Good Time

GoodTime rev Good Time  (2017)    A24/Drama-Thriller    RT: 100 minutes    Rated R (language throughout, violence, drug use, sexual content)    Director: Ben and Josh Safdie    Screenplay: Josh Safdie and Ronald Bronstein    Music: Daniel Lopatin (aka Oneohtrix Point Never)    Cinematography: Sean Price Williams    Release date: August 25, 2017 (Philadelphia, PA)    Cast: Robert Pattinson, Benny Safdie, Taliah Lennice Webster, Buddy Duress, Jennifer Jason Leigh, Barkhad Abdi, Necro, Peter Verby, Saida Mansoor, Gladys Mathon, Rose Gregorio, Eric Paykert, Robert Clohessy.


 I owe Robert Pattinson a huge apology. For years, I labeled him a bad actor. I felt that he didn’t pay his dues becoming, as he did, an overnight superstar for his role as Edward Cullen in the Twilight movies. It didn’t help that he also starred in a succession of bad movies like Bel Ami, Cosmopolis and Maps to the Stars. I thought he was a joke of an actor. At least I did until I saw Good Time, the latest film from Ben and Josh Safdie (Heaven Knows What). Pattison, who plays a volatile small-time criminal trying to raise bail money for his brother, is brilliant in it. It’s not only the best performance of his career; it’s one of the finest performances of the year. The man can act. My humblest apologies to Mr. Pattinson.

 good timeLike they did with 2015’s Heaven Knows What, the Safdie brothers imbue Good Time with a raw, gritty style. It hums with tension and excitement. It throbs with nervous energy. Like its central character, it’s always moving. It’s anxious, paranoid and twitchy. It can’t sit still for a second. Much of Good Time takes place at night and this is where it recalls the great New York movies of the 70s- e.g. Mean Streets, Taxi Driver and Dog Day Afternoon. Nighttime NYC is a world within a world, one dominated by unending traffic and buzzing neon lights, brightly-lit hospitals and dark homes with TVs constantly playing, low lifes wandering the streets and unwelcoming fast food joints. It’s an ominous landscape that’s equal parts realism and surrealism; at times, the two are indistinguishable. In the thick of it is Connie Nikas (Pattinson), a guy with a natural ability to make bad things worse.

 Good Time opens in a therapist’s office where the doctor (Verby) is trying, with no success, to get through to his patient Nick (co-director Benny Safdie), a mentally challenged man who’s there by order of the court after a violent outburst involving his grandmother (Mansoor). Just as the doctor is starting to get somewhere with Nick, older brother Connie bursts in and drags him out. In the next scene, the two brothers rob a bank. Naturally, it goes wrong. The teller slipped in a dye pack that explodes all over Connie, Nick and the money. The guys clean themselves up and hide the money but Nick panics when the cops stop them on the street. After a brief chase, he’s caught and sent to Riker’s Island.

 With most of the money rendered unusable by the red dye, Connie needs to raise $10,000 to get his brother out of jail. He tries getting it from his girlfriend (Leigh, The Hateful Eight) but her mother’s credit card is declined. Things become more complicated when Nick ends up in the hospital after an altercation with other inmates. Remember what I said about Connie’s special ability? He proves it time and time again over the course of the night.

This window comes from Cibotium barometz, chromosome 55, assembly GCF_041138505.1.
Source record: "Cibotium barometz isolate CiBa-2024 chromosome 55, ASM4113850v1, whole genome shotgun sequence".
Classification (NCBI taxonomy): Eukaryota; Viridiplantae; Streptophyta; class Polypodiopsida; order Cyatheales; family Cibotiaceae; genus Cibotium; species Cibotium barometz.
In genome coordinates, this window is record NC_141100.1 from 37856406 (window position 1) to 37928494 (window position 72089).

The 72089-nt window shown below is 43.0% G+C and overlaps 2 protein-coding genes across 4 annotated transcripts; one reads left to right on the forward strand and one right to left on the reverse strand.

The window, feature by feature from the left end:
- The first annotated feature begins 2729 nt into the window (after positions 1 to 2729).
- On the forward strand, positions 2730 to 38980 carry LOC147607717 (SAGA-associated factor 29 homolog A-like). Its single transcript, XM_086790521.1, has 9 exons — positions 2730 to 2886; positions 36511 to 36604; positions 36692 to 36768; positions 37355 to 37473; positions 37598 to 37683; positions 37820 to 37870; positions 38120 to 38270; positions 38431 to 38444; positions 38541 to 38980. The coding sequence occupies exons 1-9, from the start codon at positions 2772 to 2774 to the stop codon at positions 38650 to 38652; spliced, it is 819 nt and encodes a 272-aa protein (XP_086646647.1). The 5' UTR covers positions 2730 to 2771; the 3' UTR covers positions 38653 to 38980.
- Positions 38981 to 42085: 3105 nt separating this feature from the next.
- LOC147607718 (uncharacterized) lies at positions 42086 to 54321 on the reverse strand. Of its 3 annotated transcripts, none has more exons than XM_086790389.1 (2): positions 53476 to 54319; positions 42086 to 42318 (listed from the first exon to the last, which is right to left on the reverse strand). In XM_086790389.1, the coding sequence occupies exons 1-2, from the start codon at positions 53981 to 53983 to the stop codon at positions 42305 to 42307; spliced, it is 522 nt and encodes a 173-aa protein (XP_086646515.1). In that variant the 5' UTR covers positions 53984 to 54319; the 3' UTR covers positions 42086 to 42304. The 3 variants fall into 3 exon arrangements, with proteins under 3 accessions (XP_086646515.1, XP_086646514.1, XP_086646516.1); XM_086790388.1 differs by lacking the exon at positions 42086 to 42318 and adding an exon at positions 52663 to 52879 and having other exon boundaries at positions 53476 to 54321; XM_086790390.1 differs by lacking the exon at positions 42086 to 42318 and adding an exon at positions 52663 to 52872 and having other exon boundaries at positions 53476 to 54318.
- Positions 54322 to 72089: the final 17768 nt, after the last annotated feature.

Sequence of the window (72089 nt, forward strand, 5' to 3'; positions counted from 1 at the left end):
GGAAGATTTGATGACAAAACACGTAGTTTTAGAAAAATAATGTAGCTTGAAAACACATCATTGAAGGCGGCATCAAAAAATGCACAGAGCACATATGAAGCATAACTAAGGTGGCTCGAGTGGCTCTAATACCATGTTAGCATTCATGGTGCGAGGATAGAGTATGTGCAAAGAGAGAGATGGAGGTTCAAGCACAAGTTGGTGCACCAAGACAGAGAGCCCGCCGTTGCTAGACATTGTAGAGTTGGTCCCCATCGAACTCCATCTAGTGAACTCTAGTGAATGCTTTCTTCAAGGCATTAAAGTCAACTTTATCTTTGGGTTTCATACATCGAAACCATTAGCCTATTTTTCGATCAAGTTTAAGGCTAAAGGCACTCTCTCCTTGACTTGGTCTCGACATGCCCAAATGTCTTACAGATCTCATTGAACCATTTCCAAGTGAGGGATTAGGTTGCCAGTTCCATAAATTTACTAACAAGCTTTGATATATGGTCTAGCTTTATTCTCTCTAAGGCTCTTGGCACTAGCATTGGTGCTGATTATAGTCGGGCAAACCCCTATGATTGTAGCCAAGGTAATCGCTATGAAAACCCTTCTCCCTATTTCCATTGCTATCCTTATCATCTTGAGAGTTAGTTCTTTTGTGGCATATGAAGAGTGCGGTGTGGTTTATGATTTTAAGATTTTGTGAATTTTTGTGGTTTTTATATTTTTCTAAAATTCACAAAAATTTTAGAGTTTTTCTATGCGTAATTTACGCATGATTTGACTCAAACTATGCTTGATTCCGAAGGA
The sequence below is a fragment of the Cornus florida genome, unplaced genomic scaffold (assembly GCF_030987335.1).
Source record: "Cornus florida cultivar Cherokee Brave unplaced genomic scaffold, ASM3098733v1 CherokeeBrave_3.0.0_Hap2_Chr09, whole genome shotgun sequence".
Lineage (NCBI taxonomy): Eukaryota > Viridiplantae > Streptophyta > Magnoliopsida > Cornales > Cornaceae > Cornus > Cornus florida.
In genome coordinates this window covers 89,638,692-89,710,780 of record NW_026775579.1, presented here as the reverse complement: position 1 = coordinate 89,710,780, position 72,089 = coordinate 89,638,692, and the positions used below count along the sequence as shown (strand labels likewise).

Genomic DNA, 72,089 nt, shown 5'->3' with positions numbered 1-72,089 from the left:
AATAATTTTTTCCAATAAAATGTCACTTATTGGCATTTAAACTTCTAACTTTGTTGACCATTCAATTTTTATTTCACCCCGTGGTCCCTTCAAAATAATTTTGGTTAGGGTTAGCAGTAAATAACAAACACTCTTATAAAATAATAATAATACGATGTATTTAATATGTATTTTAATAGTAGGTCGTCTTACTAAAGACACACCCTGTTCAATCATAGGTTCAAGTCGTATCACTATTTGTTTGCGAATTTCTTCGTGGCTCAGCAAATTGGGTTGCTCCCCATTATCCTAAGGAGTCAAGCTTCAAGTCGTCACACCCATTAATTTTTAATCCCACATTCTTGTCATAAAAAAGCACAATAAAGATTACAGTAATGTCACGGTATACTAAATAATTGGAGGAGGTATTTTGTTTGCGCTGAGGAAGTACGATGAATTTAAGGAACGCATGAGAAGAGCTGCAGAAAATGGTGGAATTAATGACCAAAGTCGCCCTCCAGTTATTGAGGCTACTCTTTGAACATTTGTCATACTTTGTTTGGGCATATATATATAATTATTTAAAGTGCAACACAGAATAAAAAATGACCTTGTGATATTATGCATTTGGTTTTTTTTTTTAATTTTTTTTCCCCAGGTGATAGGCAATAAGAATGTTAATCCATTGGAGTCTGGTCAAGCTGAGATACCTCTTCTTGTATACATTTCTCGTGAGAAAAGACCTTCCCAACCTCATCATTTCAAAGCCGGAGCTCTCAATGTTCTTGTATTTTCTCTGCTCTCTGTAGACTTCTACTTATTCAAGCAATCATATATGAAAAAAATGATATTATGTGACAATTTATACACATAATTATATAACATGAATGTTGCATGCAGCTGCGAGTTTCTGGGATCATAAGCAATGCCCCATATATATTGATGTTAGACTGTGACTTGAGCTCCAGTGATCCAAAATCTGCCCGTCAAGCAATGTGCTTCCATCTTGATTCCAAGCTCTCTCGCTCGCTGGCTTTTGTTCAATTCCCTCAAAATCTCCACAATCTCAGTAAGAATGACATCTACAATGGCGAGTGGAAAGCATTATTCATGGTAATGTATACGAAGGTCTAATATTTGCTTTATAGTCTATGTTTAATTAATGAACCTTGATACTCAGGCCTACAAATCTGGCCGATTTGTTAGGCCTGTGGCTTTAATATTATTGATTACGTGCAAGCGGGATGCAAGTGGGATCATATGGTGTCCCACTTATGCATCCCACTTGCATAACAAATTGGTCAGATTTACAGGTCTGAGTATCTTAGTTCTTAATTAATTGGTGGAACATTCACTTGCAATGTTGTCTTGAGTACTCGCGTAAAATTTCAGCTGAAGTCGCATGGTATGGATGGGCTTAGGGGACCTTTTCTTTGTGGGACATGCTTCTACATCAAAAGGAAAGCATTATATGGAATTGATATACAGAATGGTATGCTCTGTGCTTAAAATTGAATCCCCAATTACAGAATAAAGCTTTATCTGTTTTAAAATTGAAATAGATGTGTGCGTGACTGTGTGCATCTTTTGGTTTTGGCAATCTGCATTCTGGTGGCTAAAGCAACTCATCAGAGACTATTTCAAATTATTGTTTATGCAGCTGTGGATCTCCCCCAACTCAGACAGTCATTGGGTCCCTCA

Good Time is far more visceral than your average Hollywood-made crime thriller. There’s nothing at all conventional about it. Narrative takes a back seat to mood and aesthetic. In some ways, it recalls early Michael Mann films, Thief in particular. It absolutely pulsates with the suspense and anxiety that comes from placing a combustible character like Connie front and center. This guy is a walking, ticking time bomb waiting to go off. It’s like he’s fuelled by caffeine, adrenaline and nitro glycerin. He may not be the brightest bulb in the pack but he knows how to manipulate people. At one point, he comes on sexually to a 16-year-old girl (Webster) so she’ll let him borrow her grandmother’s car. Stupid and dangerous is a lethal combo. Like his Twilight co-star Kristen Stewart, Pattinson appears to have found his niche in small independent films. In Good Time, he’s very reminiscent of Al Pacino in Dog Day Afternoon. He brings such intensity to the role, it’s hard not to see the parallel.

 Good Time is one of the year’s best movies! It’s brilliantly crafted and visually stunning. The score by Daniel Lopatin (aka Oneohtrix Point Never) recalls the awesome mood-shaping scores of Tangerine Dream. It enhances the viewer’s sense of unease. It also represents the mood of the main character. Thankfully, these elements of the film are never distracting. They work in perfect conjunction with the rest of it. The supporting cast is also very good. The stand-out is Buddy Duress who played Mike the chatty drug dealer in Heaven Knows What. Here he plays a low life named Ray who unwittingly becomes part of the night’s goings-on. How he ends up with Connie I won’t say; let’s just say it’s another classic Connie screw-up. Once again, he plays a character who knows how to tell a story. If anybody in Good Time deserves to be a star, it’s Duress. He’s an engaging presence and a unique personality.

 I can’t heap enough praise on Good Time. The Safdies utilize several visual techniques- e.g. shaky hand-held camerawork, helicopter shots and close-ups- to create an experience that’s both fun and unnerving. It doesn’t wallow in misery and squalor like Heaven Knows What. It has a strong sense of realism that somehow feels this side of unreal. This is the kind of movie Hollywood made in the 70s, ones filled with grit and verve. It’s maverick filmmaking at its finest. I’d love to see more of it. I can’t wait to see what comes next from the Safdies. They have a distinctive voice and what they have to say is worth hearing. 

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